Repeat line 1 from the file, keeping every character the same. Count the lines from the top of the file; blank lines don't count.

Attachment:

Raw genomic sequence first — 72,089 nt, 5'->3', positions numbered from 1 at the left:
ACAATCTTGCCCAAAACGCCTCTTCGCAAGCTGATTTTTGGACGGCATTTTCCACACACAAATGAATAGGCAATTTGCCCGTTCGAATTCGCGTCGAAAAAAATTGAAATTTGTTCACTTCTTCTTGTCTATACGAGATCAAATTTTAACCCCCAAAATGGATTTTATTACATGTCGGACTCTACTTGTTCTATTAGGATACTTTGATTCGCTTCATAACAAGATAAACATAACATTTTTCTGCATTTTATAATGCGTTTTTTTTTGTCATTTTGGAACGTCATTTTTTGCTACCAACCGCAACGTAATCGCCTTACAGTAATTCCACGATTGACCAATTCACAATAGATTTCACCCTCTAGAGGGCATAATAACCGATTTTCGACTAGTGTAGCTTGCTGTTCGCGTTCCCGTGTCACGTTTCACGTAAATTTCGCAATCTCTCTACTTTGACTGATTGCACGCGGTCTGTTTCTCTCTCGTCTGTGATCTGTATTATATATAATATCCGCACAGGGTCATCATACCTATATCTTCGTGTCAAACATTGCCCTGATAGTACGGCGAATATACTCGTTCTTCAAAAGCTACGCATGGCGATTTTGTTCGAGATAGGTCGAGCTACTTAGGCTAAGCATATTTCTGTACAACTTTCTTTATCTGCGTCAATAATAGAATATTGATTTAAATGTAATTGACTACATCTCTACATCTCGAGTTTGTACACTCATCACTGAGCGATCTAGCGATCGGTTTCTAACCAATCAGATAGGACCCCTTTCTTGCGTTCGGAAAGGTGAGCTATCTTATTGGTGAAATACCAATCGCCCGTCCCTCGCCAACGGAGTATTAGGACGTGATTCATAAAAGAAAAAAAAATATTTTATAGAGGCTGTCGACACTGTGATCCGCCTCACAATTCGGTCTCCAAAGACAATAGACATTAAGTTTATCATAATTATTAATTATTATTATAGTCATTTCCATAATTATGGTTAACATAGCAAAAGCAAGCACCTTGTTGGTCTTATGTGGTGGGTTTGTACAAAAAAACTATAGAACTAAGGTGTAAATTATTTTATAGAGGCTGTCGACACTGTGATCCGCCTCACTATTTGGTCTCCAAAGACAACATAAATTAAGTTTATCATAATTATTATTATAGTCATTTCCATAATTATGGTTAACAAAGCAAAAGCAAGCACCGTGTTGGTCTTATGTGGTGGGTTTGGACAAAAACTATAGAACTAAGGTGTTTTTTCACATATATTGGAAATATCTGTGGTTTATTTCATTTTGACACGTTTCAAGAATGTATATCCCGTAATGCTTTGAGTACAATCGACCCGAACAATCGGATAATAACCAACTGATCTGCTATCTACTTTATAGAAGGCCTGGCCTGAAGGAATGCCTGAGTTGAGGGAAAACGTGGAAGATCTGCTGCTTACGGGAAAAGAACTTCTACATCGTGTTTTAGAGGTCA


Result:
Raw genomic sequence first — 72,089 nt, 5'->3', positions numbered from 1 at the left: